the presence of a perpetrator or turn one running once the dog begins barking. But, expecting any dog to be
responsible for protecting your home and family is simply asking more of the dog than he can truly accomplish. In
reality, since a well trained dog recognizes humans as the leaders of the pack, we should be responsible for
protecting him from harm! A dog offers a very false sense of security if one expects it to actually fight crime.
The Liability Factor
Dog ownership presents a higher level of liability than living without a dog. If your dog bites someone you will be
liable for the damages. If you have home owners insurance, it will be sought to cover the cost of injury, even if the
person who your dog bites was not invited onto your property and even if he arrived with the intentions of robbing
you blind. That, unfortunately, is the reality, in most cases in the United States. Once your dog bites someone, even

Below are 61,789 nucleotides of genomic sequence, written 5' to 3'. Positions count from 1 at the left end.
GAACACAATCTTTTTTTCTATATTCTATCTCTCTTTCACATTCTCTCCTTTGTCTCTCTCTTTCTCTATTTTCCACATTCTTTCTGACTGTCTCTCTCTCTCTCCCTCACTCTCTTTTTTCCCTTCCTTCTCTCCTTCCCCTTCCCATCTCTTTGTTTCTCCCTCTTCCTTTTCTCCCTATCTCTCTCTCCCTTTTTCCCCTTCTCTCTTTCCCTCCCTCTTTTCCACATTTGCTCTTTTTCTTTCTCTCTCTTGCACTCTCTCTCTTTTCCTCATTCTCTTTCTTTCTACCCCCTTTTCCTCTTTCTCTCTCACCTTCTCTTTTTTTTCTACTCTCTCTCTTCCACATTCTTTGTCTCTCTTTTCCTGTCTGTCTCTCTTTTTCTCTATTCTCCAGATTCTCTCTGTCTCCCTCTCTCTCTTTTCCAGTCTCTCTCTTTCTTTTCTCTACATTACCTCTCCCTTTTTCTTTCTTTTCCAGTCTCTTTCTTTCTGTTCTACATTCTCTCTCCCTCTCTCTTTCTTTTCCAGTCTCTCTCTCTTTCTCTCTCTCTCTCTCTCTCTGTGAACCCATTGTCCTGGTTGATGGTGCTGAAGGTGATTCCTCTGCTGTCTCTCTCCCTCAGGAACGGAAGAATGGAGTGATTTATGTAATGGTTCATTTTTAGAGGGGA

if that person was in the act of stealing your television, the claim that is made against your insurance may result in
loss of your coverage or the ultimatum that you must get rid of your dog. Some home owner’s policies actually
exclude a number of breeds of dogs, so it is wise to check the fine print on your policy if you have a breed such as a
German Shepherd, Doberman Pincher, Rottweiler or Pitbull, or compensation for a dog bite will come out of your
own pocket. It doesn’t matter how ill-intended the bandit might be, if he is damaged by your dog, you will most likely
be responsible for those injuries.
What Is the Dog’s Role as Guardian?
Since even the presence of a small dog can deter a random burglary, let’s consider those crimes that may be
performed by someone who has “cased” your home or business with the intent of robbery or even doing harm to
you or your family members. A highly trained dog can be quite impressive, especially to your typical Joe Public. The